A noting of information against an Investor indicating some special circumstance. For example, a power of attorney, notification of death of a beneficiary, noting of incorporation for companies.


In the stock market, offer means that a seller is willing to sell a share at a given price.

Offer Period

In relation to a Takeover Bid, the offer period is the period for which offers under the bid remain open; however in relation to a Scheme, the offer period is from the date an announcement of intention to propose a Scheme is first received by the Exchange until the date on which the Scheme is effected.

Offering Circular

An abbreviated prospectus for a new security listing. Delivered to individuals and brokerage houses, these documents are issued to arouse interest in the new issue.


Offeror can be:

  • The Issuer making the offer to Investors or potential Investors
  • The party making a bid in a takeover.

Official List

The list of securities which have obtained a formal listing on the main market of an exchange.

Official Seal

The name for a copy of the common seal to be used outside the State or Territory where the common seal is kept. It gives an exact facsimile of the common seal with the addition on its face of the name of every place where it is to be used.

Off-Market Buyback

An Off-market Buyback is when an Issuer wishes to buy back it's own shares from Investors, but will approach them personally (by mailing) as opposed to making an announcement to the market (On-market Buyback). An Issuer will decide to buy back shares in an attempt to increase share price and in some cases to reduce the number of small Investors on the Register.

When shares are bought back by the client they are cancelled and no longer exist, therefore reducing the overall number of shares on the company's register.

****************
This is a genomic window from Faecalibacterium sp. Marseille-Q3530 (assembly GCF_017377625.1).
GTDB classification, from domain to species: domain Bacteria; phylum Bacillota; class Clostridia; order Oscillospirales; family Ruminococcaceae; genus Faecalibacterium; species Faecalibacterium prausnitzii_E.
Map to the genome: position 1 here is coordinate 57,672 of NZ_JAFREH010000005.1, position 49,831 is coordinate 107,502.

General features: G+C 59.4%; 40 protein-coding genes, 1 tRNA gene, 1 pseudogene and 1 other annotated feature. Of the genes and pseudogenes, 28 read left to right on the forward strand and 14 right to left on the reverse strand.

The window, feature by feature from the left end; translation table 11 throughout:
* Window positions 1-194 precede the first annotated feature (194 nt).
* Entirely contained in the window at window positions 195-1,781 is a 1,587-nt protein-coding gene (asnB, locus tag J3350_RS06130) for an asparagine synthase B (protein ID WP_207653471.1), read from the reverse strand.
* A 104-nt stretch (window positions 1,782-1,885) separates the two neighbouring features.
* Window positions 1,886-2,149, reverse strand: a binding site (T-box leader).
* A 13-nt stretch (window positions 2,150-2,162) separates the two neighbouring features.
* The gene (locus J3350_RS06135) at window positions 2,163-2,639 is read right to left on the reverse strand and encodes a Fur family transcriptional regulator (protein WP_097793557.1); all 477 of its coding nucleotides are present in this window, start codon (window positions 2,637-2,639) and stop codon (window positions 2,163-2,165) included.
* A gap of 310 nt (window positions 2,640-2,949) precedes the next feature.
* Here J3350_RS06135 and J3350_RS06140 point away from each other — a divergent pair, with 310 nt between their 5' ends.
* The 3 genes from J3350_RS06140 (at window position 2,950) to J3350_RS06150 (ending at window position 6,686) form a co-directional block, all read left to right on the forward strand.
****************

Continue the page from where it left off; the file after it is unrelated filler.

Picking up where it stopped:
Off-Market Transfer

Relating to a transaction, such as moving securities from one holding to another without using a broker outside a formal market. Off-market transactions are conducted through negotiation rather than an auction system.

On-Market Buyback

An On-market Buyback relates to the Issuer taking the Buyback offer to the market, as opposed to an Off-market Buyback, which only approaches the existing Investors.

On-Market Transfer (Broker transfer)

Electronic transfer of stock from one holder to another through a Stock Broker. In this instance the Stock Broker locates a buyer or seller through the Stock Market according to their clients instructions.


A security, which gives its holder the right but not the obligation to acquire a share in a company at a specified price on a stipulated date or, sometimes, at any time up to a maximum date. An option which is not exercised by the latest possible exercise date lapses and becomes worthless.